Official cause of death is unknown and funeral services are pending.
Gaddis, who after football worked in the insurance business in
Gaddis is remembered for being friendly and upbeat, but was a terror on the field when healthy. He rushed for 2,622 yards in three college seasons -- 1988, 1989 and 1991 -- that were shortened by injury.
He didn't play in 1990 while rehabbing a torn anterior cruciate ligament he suffered during OU-Texas in 1989. Ultimately, it kept him from becoming the player OU coaches envisioned when they feverishly tried to sway him to Norman.
Former OU assistant
"One afternoon I get a phone call from a guy I went to school with at Midwest City," Proctor said. "He said 'Coach, you need to get over here.
"The game's over," Proctor said, "I go to his coach and said, 'You're going to take him right home?' And he was and I said good. I said, just tell him that I'll be at his house when he get home. I check into a motel down there about a mile away from his house. I go to his house and his mom opens the door and starts talking and visiting. We're all talking and about 20-30 minutes later he comes in and we're sitting there, she'd fixed us some bologna sandwiches and Kool-Aid and we talked until 11 o' clock."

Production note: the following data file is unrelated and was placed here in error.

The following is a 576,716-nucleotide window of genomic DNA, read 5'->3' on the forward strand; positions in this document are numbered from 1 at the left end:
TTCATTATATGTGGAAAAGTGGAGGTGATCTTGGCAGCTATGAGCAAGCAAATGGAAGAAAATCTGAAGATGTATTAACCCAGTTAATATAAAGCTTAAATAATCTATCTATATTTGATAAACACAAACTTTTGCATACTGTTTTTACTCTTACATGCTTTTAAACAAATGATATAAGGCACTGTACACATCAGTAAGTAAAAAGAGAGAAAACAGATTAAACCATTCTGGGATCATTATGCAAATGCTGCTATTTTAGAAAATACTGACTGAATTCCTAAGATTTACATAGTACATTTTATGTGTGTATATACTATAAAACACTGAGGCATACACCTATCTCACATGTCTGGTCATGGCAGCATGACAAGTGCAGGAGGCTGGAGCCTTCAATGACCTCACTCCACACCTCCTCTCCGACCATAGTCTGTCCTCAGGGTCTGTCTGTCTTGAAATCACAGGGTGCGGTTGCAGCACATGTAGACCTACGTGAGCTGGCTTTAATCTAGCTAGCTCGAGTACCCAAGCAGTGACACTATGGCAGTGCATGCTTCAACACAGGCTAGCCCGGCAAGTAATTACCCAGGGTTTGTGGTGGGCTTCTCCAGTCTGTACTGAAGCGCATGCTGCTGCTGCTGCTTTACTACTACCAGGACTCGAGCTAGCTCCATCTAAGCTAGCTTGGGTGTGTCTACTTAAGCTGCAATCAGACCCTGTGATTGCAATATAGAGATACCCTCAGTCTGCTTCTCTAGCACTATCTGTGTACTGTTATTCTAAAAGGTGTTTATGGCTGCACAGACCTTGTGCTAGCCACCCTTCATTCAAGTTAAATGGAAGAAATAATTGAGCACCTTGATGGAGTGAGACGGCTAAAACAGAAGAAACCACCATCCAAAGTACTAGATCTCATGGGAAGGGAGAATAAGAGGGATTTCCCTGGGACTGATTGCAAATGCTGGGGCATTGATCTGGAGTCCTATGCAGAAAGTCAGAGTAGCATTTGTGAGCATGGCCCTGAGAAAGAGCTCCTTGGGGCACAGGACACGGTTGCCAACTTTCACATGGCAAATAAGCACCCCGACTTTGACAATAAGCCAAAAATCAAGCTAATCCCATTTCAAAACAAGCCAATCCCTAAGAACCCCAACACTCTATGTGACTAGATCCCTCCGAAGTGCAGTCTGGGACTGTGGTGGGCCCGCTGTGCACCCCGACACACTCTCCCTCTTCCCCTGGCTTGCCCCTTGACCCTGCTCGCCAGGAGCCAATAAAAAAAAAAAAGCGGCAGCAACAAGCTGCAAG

Proctor left, but not before promising another meeting the following day -- signing day. He arranged to come by around
"I didn't want that
Proctor feared the worst, that Gaddis had blown off their meeting.
"I'm thinking, God almighty, Switzer will fire my ass if I've let him slip out the door. I'm thinking
"He was a kid, great player and just a great guy. I talked to him just 4-5 months ago. He'd been a guy who hadn't been around the program a lot. Other than that, a great kid, a great person, great family."
In '88, Gaddis nearly matched
In '89, Gaddis rushed for 829 yards and 10 TDs in just a little more than five games, until the torn ACL against Texas set off a string of injuries that abbreviated his playing days.
He was drafted by the
OU co-offensive coordinator
"Mike was just one of the nicest guys. Always had a smile on his face. Just real easy, relaxed. He called me 'Quarterback.' That was my name," Gundy said. "You hear, 'Quarterback,' you turn around and there was Mike, just had a smile on his face. A great teammate. A great person and gonna be missed."
As for on the playing field, Gundy saw what others did.
"First thing that comes to mind when you think of Mike as a player is smooth," Gundy said. "Here's a guy that was 6-2, 225 pounds that could run a 4.4. He had great hands. He had unbelievable talent. As much talent as we've had around at this place, the great running backs in history we've had here, his talent matched anybody's."
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